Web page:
The promise of telomerase inhibitors for treating blood cancer
Posted: 8 December 2022 | Catherine Eckford (European Pharmaceutical Review) | No comments yet
Geron’s CEO Chip Scarlett discusses the company’s leading telomerase inhibitor in this exclusive interview ahead of the 2022 American Society of Hematology Annual Meeting.
Geron’s CEO Chip Scarlett spoke to EPR to explain the science behind Imetelstat, the company’s leading telomerase inhibitor candidate.
If successful, imetelstat could become the first-ever cancer treatment based on the inhibition of telomerase, helping to treat lower-risk myelodysplastic syndromes (LR MDS), which leaves many patients dependent on blood transfusions.
Here, Geron’s CEO reveals promising results of its telomerase inhibitor candidate from its Phase II trial. In early January 2023, Geron plans to announce top-line results of its Phase III clinical trial (NCT02598661) of imetelstat in LR MDS.
As a first-of-a-kind therapy, what is imetelstat and how does it work?
Imetelstat is a small oligonucleotide, comprised of a nucleic acid and a lipid moiety. The first-in-class telomerase inhibitor harnesses Nobel Prize-winning science to suppress the uncontrolled proliferation of malignant stem cells in blood cancers. It is unique from other treatments as it stops cancer at the root. This is possible because imetelstat targets telomerase, an enzyme that plays a critical role in enabling cancerous stem cells proliferation.
Geron is the first and only company to advance telomerase inhibition into Phase III clinical trials to treat blood cancers. The prior Phase II clinical trials of imetelstat in two types of blood cancers – LR MDS and relapsed/refractory myelofibrosis (MF) – yielded compelling and unique results, including evidence of disease modification in both indications. This differentiates imetelstat from other currently approved and investigational treatments in LR MDS and MF.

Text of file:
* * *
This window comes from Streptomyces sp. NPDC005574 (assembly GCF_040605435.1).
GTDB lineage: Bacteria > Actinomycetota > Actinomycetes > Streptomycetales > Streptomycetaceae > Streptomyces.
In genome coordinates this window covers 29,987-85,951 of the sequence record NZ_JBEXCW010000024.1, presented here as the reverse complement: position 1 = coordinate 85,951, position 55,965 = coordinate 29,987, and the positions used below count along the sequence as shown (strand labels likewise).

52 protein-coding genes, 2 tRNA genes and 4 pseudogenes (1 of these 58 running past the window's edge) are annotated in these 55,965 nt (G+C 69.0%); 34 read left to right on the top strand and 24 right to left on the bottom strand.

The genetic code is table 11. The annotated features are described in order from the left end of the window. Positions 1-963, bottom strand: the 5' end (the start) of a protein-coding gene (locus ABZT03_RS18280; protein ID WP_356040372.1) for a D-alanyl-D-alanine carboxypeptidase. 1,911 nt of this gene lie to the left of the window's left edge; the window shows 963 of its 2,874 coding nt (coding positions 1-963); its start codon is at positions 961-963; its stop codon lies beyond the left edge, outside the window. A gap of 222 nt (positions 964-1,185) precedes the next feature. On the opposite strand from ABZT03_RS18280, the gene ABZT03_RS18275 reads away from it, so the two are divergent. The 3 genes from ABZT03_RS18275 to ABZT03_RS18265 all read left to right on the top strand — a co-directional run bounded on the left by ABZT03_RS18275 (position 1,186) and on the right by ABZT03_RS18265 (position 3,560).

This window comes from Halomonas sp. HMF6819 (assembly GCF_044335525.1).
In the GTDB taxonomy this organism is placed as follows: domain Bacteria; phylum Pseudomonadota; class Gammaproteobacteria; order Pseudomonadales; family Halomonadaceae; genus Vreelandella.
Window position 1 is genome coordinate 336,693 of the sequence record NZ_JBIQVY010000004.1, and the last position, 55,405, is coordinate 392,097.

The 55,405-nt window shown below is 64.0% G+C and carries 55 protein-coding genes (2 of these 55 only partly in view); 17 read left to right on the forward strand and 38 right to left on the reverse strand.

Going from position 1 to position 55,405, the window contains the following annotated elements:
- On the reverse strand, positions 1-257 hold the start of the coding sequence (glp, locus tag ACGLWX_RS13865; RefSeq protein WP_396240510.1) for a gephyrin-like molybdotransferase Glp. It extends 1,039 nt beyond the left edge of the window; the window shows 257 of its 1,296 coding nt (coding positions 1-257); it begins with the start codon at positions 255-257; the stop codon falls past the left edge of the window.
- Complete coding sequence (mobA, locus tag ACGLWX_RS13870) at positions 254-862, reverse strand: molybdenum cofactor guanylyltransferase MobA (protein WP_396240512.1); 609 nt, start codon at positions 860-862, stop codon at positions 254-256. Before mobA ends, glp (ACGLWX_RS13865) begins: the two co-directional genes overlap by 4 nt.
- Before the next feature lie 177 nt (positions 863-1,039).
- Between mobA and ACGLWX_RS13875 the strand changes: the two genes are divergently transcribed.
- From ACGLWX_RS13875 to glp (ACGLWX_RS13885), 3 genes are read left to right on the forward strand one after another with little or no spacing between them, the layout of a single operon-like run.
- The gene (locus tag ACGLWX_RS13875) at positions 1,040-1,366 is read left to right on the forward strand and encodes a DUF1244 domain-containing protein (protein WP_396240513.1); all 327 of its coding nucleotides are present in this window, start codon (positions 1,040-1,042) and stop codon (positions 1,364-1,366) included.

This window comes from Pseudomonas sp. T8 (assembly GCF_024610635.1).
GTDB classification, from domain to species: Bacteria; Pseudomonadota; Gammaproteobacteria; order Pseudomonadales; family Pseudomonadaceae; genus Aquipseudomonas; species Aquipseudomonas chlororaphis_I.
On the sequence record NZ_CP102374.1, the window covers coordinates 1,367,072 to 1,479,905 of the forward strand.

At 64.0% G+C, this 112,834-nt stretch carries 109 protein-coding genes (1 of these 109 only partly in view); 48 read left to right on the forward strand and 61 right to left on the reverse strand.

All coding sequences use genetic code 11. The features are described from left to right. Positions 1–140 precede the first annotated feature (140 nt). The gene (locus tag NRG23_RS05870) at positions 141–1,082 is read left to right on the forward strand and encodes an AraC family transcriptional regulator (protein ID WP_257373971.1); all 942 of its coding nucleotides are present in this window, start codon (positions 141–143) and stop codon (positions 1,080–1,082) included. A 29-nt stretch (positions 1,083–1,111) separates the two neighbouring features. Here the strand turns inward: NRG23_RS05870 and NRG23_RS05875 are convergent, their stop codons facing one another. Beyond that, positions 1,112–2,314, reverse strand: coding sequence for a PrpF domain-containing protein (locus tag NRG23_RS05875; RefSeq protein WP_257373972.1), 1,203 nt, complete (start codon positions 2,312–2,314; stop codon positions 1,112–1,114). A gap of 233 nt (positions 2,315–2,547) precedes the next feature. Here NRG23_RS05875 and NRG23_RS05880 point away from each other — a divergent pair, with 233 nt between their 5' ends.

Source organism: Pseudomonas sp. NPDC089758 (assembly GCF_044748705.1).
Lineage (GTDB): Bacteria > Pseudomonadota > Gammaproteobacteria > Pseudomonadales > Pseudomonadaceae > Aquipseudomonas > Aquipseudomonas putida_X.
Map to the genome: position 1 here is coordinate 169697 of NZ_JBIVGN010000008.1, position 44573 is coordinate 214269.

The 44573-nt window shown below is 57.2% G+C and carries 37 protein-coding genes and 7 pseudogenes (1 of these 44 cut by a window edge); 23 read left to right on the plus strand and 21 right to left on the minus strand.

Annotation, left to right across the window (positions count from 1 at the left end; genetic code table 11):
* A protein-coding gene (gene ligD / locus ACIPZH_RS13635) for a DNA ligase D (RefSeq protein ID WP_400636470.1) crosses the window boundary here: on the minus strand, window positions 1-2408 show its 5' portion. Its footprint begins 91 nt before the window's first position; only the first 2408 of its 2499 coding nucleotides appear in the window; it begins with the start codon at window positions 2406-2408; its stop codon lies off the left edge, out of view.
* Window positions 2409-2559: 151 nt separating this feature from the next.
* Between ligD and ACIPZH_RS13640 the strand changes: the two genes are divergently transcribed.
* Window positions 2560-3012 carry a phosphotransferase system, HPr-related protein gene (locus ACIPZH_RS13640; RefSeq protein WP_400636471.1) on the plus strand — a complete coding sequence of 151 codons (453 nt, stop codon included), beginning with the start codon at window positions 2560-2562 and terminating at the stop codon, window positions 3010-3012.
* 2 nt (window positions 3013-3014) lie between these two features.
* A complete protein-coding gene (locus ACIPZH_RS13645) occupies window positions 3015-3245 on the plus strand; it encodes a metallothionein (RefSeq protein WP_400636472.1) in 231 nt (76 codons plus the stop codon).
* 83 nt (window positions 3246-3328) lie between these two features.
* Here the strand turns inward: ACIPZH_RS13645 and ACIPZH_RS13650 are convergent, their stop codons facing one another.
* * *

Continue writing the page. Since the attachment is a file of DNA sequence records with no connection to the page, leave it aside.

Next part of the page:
Why is telomerase inhibition important in treating cancer?
The approved treatments for blood cancers that patients have available to them may improve symptoms or have other beneficial effects, but the underlying disease continues to progress. This means there is still the need for treatments that can actually modify the course of the disease. The source of disease in these blood cancers are malignantly transformed, hyperproliferative stem cells in the bone marrow. When they proliferate, they crowd out normal cells in the marrow. Imetelstat however has demonstrated evidence in clinical trials that it could be disease modifying, altering the progression of disease. This is why we are excited about the potential of imetelstat and telomerase inhibition.
How can Imetelstat help treat lower-risk myelodysplastic syndromes?
We are excited about the potential of our telomerase inhibitor imetelstat to help patients with LR MDS. Despite standard of care treatment, these patients often become highly dependent on red blood cell transfusions, which require frequent costly hospital visits and can cause transfusion related complications.
… one-third of the patients in our Phase II study – who started imetelstat treatment with a pre-treatment average need of six units of red blood cells every eight weeks – went over one year without needing a single blood transfusion.”